As employees begin going back into the office and other places begin to reopen as normal, workers are not always going to be as enthusiastic for that to happen as their employers might have hoped. Some businesses may have to work at re-engaging their employees in a post-pandemic world in order to get things back on the right track.
Why is Workplace Engagement So Important?
Rebuilding a business requires fully engaged employees who are loyal, productive, and committed. But what happens if at least 50% of the team are disengaged? While these employees can still be productive, they may feel no connection to their company and are thus more likely to have absent days or even just simply leave. Managing disengaged employees is crucial to prevent them from negatively impacting other individuals, particularly those who are already somewhat disconnected.
Businesses might not be thinking of employee engagement as a major priority right now, with their attention understandably focused on starting back up, tax reductions they may be eligible for, closing deals, and customer relations, but neglecting employee engagement for too long could make it impossible to re-engage them in the long term.
What’s the Current Challenge?
Many employees have been working from home for so long that they have not only become accustomed to it but also realised how much time and money they are saving as a result. Consequently, employees are starting to ask for more flexibility in regards to their working lives, including the expectation for companies to be open to new styles of working and the option to continue to work remotely.
This shift in attitude is going to have a major impact on the reopening of the workplace. While many people have regretted losing the social aspect of working in the office, even those individuals are making it clear that they feel a change is needed.
While businesses are hardly likely to want to start making massive structural changes in the wake of an already financially damaging global pandemic, keeping their employees engaged is something they are going to need to think long and hard about how to do.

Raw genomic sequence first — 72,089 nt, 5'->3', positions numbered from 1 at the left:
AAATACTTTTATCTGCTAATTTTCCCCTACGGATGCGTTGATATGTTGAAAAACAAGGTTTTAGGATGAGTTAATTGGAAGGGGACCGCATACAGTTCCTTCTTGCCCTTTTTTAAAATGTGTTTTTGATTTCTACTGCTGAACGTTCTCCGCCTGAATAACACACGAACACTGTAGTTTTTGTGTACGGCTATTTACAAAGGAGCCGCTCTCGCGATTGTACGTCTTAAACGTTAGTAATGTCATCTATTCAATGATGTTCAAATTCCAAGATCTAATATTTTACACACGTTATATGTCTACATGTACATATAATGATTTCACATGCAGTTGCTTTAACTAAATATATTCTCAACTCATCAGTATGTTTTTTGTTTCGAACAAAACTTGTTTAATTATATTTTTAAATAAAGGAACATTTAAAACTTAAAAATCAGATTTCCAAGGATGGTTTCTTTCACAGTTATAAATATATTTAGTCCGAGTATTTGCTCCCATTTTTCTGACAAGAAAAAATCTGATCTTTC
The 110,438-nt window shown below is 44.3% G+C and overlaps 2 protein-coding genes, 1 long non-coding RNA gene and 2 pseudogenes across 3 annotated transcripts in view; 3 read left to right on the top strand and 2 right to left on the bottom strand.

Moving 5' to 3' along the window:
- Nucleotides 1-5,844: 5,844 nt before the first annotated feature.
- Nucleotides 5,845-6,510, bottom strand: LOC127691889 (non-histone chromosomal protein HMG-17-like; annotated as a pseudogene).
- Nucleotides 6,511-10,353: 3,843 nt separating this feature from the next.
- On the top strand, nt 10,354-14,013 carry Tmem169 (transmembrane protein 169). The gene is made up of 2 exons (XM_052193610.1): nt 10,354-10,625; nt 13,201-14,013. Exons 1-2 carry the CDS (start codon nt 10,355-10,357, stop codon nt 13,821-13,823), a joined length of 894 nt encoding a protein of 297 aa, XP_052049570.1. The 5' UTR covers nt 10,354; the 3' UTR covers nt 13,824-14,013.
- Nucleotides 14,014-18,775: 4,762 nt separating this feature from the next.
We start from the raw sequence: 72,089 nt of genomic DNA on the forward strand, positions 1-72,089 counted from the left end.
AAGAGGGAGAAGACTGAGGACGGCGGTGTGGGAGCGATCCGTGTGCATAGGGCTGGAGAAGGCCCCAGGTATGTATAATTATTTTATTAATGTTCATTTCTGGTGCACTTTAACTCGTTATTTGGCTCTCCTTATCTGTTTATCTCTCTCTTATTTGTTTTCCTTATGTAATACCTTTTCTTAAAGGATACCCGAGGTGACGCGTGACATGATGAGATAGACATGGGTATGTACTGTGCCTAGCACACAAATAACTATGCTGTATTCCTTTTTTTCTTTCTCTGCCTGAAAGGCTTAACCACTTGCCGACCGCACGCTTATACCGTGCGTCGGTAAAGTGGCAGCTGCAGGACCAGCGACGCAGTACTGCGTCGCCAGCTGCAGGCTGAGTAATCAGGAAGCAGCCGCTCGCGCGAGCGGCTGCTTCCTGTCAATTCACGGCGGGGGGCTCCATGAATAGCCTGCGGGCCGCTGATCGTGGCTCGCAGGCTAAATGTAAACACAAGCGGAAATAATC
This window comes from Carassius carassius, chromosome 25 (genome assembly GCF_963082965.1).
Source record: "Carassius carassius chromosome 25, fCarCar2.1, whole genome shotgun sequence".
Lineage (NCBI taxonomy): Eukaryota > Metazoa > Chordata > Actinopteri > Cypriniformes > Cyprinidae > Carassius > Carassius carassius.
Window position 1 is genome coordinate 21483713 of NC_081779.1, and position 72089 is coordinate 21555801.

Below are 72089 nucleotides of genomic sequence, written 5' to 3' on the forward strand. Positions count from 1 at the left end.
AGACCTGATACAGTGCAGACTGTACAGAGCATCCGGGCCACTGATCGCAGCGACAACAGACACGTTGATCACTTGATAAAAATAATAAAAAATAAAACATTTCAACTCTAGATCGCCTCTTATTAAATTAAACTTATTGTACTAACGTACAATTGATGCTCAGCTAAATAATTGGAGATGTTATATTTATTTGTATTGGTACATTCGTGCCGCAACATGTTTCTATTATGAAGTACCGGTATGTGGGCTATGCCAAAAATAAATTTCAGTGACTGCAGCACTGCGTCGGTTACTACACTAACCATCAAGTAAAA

The Re-Engagement Process
Engaging employees, and keeping them engaged long-term, was never an easy task even before the pandemic and it’s only going to be more difficult in the face of looming job losses, a recession, a still circulating virus, and after months of being able to work from home.
However, the traditional ways of engaging employees that have been used for many years by employers are still applicable and should be implemented to re-engage workers. Some companies may decide to make a slow transition back to the old model to allow workers time to adjust to being in the office again after months of lockdown, while others may adopt a hybrid approach that combines the traditional office model with working from home.
Employers also need to ensure their workers have the right tools to enable their success and productivity when working from home. These tools can include video conferencing and chat applications to enable contact with supervisors and co-workers, as well as file storage tools to ensure easy access to documents and resources. Modern intranets play an important role in business success, helping to raise productivity of workers, increase sales, and save on costs.
1. Offer Growth Opportunities and Show Recognition